Car Restoration Enthusiasts Take Precaution When Working on Asbestos Parts

Grandfather and grandson work on a car

Nothing beats the satisfaction of restoring an old car, and many Americans are passionate about car restoration, whether they pursue it as a casual pastime or full-time passion.

However, restoration projects can expose car enthusiasts and their family members to dangerous asbestos particles and have devastating impacts. Get informed about the risks so you can stay safe.

Car Restoration and Asbestos Exposure

Car restoration puts enthusiasts at risk of asbestos exposure because asbestos was used in many car parts. Asbestos was considered a miracle ingredient and took the world by storm until the 1970s when the true dangers of asbestos came into the public light.

Asbestos exposure is directly linked to several diseases, including mesothelioma — an aggressive form of cancer with a very poor prognosis. Mesothelioma mutates cells in the lining of the heart, lungs or abdomen and is challenging to detect until it has already spread to distant sites.

According to the American Cancer Society, only 10% of people diagnosed with mesothelioma had a 5-year survival rate.

Asbestos-Containing Car Parts

Asbestos was a common ingredient in several common car parts, many of which are still present in vehicles today. Asbestos has many desirable traits that made it ideal for automotive applications, including its excellent soundproof, heatproof, and waterproof qualities. It is also inexpensive and can easily be used in many forms, including tapes, sprays, and cloths.

For example, asbestos was used in hood liners to protect the engine components and dampen the sounds of the motor. It was also used in clutch liners, brake pads, and gaskets because it provided the perfect amount of friction, while effectively reducing heat.

The most common asbestos-containing car parts include:

  • Brake pads
  • Clutches
  • Gaskets
  • Hood liners
  • Transmission plates
  • Insulation
  • Various engine parts

Any of these car parts made before the 1980s are likely to contain asbestos. Therefore, when restoring older cars, Americans should assume all cloths, tapes, and pads are contaminated with asbestos and take precautions to protect their health.

Newer car parts are significantly less likely to contain asbestos, but even new parts imported from other parts of the world may still use asbestos. Many countries have regulated or banned asbestos-containing car parts but others have not, and it’s possible for their imported parts to slip through customs.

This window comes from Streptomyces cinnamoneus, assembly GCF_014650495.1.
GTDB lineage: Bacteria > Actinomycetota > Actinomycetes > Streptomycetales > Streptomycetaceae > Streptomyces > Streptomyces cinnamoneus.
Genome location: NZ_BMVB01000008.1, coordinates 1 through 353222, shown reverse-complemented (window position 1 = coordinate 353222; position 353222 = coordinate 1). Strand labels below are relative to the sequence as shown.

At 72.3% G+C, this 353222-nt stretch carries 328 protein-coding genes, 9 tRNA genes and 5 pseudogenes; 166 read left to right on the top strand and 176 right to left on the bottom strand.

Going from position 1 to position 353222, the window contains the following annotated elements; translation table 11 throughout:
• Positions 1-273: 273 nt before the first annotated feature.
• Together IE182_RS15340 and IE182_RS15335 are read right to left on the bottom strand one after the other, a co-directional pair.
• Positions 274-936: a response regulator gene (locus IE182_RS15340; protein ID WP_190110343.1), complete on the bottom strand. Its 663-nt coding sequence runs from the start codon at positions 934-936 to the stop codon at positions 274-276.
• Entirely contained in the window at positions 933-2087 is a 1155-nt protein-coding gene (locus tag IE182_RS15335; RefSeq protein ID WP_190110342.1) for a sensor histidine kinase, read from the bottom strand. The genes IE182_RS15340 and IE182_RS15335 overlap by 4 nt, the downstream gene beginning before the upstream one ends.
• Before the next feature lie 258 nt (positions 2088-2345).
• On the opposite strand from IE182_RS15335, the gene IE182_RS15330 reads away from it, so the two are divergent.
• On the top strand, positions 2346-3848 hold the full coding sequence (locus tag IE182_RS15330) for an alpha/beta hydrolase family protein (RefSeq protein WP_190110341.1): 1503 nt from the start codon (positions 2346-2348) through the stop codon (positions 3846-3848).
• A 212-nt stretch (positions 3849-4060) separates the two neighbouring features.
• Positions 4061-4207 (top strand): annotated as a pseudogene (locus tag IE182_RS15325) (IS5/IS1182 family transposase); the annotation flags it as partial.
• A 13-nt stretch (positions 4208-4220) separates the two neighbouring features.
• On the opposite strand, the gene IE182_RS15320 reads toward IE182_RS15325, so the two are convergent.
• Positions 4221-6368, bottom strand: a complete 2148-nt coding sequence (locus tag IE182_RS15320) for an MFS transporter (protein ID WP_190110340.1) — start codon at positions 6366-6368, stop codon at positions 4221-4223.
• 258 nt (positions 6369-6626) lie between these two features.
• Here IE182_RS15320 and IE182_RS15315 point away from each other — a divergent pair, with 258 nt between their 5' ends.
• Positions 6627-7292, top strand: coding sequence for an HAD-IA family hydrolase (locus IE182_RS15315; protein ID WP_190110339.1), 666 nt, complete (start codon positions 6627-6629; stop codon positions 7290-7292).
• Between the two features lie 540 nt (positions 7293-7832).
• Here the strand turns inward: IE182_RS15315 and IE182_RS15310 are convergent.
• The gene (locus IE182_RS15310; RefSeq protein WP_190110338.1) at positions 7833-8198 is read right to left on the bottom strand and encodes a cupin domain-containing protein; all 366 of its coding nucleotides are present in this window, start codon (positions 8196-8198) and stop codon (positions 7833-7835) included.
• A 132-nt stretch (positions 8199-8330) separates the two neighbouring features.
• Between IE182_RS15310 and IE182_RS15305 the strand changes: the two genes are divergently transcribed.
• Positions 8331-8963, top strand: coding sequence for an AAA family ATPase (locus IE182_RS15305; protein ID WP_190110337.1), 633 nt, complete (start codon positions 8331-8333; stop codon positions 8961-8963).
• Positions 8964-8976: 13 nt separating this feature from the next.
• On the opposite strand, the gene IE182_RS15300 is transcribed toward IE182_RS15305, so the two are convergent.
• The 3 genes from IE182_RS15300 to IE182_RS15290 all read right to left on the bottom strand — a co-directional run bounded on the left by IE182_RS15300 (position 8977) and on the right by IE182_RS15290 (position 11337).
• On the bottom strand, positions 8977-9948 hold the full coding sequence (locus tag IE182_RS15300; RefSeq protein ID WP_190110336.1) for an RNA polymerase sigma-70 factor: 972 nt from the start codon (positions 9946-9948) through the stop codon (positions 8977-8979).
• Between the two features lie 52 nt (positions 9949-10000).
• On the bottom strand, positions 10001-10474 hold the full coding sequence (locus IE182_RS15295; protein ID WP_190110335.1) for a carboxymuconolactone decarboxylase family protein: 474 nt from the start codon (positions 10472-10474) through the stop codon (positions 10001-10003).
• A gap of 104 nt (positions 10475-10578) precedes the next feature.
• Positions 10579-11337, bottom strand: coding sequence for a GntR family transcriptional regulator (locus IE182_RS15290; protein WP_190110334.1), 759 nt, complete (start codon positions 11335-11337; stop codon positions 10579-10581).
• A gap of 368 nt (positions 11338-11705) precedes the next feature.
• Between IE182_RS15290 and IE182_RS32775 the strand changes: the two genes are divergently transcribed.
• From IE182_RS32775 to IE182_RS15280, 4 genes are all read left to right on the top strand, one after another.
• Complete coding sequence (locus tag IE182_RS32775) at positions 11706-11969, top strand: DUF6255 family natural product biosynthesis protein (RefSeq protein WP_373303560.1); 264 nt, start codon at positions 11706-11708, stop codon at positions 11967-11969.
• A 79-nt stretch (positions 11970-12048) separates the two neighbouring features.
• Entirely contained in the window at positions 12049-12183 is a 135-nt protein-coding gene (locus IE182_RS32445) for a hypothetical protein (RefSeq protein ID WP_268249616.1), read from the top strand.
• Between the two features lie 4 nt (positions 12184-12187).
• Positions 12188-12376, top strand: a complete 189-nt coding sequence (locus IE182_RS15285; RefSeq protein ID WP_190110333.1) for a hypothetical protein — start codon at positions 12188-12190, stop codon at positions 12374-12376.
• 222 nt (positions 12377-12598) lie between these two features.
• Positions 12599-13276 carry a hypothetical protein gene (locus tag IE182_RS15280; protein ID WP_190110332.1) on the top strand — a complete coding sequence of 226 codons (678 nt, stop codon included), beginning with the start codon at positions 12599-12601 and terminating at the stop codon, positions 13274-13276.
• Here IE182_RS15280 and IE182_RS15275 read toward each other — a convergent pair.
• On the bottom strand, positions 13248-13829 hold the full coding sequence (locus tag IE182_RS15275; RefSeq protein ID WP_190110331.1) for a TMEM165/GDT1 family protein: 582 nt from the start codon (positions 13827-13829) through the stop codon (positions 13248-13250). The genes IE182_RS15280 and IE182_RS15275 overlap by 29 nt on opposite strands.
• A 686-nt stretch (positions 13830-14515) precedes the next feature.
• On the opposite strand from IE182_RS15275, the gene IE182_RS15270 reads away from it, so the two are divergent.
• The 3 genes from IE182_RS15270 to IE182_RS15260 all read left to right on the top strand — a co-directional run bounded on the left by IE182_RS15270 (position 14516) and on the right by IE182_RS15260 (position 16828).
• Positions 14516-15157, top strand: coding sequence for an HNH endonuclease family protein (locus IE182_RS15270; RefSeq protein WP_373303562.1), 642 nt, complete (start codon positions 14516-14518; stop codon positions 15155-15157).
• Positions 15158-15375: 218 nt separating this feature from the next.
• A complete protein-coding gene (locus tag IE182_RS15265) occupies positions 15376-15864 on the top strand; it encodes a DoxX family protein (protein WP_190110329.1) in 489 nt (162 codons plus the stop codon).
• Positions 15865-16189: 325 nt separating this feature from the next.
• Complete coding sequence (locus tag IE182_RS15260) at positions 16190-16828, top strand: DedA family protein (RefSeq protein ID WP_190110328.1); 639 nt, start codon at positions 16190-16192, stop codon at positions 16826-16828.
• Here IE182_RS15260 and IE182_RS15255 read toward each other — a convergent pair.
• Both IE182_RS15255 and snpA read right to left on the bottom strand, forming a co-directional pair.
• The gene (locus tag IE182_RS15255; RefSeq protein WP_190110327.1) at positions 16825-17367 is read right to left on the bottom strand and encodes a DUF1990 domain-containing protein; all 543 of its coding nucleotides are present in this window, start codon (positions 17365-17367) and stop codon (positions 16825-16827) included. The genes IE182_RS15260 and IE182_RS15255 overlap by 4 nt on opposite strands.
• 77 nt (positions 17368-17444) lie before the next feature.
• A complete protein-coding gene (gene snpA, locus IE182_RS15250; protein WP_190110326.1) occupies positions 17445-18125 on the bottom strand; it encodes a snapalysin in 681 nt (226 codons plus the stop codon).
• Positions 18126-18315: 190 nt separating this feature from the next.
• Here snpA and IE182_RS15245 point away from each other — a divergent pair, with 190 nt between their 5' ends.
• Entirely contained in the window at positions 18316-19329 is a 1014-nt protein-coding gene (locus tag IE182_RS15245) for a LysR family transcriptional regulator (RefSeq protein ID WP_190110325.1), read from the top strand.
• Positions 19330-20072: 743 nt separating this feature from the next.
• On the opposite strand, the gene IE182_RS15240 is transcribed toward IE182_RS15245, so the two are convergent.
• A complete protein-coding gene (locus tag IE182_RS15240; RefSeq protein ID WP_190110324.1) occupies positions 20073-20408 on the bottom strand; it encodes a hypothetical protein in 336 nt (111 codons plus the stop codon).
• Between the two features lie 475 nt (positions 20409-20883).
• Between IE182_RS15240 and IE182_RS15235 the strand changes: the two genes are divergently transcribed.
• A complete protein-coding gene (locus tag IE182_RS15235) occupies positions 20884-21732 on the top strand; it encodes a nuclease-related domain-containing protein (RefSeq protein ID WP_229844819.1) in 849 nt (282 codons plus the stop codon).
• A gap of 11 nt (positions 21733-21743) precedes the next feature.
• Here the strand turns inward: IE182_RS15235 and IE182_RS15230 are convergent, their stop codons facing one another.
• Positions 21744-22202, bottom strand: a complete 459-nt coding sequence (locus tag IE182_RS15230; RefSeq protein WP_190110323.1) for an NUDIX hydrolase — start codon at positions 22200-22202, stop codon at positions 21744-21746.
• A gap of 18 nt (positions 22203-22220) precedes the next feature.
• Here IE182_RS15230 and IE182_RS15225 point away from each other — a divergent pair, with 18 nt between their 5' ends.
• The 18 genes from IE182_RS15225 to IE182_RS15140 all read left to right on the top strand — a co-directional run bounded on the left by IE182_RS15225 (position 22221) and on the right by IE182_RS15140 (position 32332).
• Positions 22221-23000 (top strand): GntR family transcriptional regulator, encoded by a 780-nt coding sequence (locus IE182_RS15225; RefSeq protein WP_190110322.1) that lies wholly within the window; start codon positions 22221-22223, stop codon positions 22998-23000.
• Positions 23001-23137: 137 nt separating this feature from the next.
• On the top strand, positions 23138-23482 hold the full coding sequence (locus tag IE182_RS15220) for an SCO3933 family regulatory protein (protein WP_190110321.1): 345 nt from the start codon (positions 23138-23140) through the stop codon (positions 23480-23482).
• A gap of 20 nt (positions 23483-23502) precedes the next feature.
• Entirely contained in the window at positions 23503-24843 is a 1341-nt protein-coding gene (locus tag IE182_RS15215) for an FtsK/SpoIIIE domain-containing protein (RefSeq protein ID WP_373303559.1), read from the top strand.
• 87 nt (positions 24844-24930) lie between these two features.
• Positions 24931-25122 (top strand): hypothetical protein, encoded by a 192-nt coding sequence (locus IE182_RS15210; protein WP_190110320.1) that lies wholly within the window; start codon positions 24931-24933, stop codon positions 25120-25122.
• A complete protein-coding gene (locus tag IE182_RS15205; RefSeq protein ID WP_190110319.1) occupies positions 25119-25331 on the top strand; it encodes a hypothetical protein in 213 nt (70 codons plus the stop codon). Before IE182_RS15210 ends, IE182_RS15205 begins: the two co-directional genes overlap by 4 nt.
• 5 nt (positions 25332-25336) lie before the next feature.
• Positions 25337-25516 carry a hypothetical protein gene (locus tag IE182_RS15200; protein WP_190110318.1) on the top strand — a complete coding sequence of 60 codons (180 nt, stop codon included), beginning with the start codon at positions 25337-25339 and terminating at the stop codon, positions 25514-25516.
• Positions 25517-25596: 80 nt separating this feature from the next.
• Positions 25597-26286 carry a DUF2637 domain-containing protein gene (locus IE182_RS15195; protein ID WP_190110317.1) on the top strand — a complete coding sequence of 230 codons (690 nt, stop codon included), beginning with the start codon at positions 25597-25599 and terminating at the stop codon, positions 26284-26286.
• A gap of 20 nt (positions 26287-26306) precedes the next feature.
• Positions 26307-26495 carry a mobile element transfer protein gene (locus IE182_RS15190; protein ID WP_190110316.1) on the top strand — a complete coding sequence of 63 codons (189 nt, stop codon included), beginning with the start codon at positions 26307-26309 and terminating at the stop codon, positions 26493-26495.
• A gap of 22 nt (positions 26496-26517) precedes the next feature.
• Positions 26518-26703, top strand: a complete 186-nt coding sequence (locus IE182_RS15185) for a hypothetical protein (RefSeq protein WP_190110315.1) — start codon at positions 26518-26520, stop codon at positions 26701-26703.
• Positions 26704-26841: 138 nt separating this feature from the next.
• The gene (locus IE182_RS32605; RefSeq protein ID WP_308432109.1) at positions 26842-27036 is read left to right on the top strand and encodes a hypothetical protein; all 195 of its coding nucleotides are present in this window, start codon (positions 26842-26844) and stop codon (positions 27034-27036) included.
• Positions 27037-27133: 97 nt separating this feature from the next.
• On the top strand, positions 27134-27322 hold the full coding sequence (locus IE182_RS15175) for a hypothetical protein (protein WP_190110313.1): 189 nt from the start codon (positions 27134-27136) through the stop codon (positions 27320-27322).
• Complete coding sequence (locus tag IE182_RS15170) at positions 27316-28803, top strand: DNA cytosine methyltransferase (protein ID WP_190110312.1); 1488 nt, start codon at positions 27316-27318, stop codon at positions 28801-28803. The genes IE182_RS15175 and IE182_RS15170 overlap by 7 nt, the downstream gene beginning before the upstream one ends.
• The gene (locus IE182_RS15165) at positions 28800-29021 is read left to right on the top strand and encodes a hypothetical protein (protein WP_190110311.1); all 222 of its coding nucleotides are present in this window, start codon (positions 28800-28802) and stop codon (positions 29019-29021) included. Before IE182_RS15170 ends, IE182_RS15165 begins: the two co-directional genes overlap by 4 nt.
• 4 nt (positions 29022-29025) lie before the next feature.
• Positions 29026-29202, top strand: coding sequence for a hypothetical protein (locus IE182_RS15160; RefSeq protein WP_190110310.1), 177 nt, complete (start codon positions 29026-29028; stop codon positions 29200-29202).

Car restoration enthusiasts should source their parts from reputable manufacturers whenever possible.

Avoiding Asbestos Exposure When Restoring Old Cars

One of the most important ways to avoid asbestos exposure when restoring old cars is to minimize the amount of dust and airborne particles. Any time asbestos is disturbed, it can become airborne and pose a risk to those nearby.

Compressed air is one of the most common ways that car enthusiasts accidentally expose themselves to asbestos. Do not use compressed air to clean any part of the vehicle, including engine parts and brakes.

Instead, educate yourself and use one of the two recommended procedures for properly cleaning and maintaining asbestos-contaminated parts:

1. Negative-Pressure Method

Use a specialized negative-pressure box to encase the brake pad, clutch or part that needs to be cleaned. This box will fit tightly around the component and prevent exposure to asbestos and other fine particles during the cleaning process.

2. Wet Cleaning Method

Use low-pressure spray equipment to wet down the brakes or other vehicle parts and collect runoff in a basin used only for this purpose. Keeping the environment wet minimizes the risk of airborne particles. Specialized equipment should be purchased for this task.

The Environmental Protection Agency (EPA) also recommends using ready-to-install parts when asbestos may be involved, such as brake pads.

Put Your Health First

No hobby or job is worth your life. It’s your responsibility to put your health first and ensure that you and those around you are protected from the dangers of asbestos.

Asbestos causes severe illnesses that can jeopardize your quality of life or be fatal.

If you have been restoring old cars without taking precautionary measures against asbestos-containing car parts, you should learn the symptoms of mesothelioma and other asbestos-related illnesses. It can take decades before the first symptoms appear.

If you previously worked as an auto mechanic and developed mesothelioma as a result of that work, you may be entitled to legal compensation. Talk to our Justice Support Team to find out more.

Download a Free 2021 Mesothelioma Guide

  • Latest Treatment Information
  • Financial Assistance for Treatment
  • VA Benefits Help
Get Your Free Guide

Mesothelioma Hope was founded by a team of advocates to educate people about this aggressive form of cancer. Mesothelioma affects thousands of people each year. We help give hope to those impacted by mesothelioma.

1 references
  1. OSHA. (July 26, 2018.) Asbestos-Automative Brake and Clutch Repair Work. Retrieved from The United States Environmental Protection Agency. (n.d.) Current Best Practices for Preventing Asbestos Exposure Among Brake and Clutch Repair Workers. Retrieved from Old Cars. (October 10, 2018.) Safety in knowledge: Asbestos in Classic Cars. Retrieved from Australasian Paint & Panel. (May 8, 2019.) Asbestos threat working on older cars. Retrieved from Stutters. (August 31, 2017.) Restoring An Old Collector Car That Could Contain Asbestos Materials. Retrieved from Hagerty. (December 8, 2017.) Should you be worried about asbestos in cars? Retrieved from Antique Automobile Club of America. (September 7, 2008.) Asbestos in old cars? Retrieved from My Car Quest. (January 20, 2017.) Asbestos In Older Cars - How To Protect Yourself. Retrieved from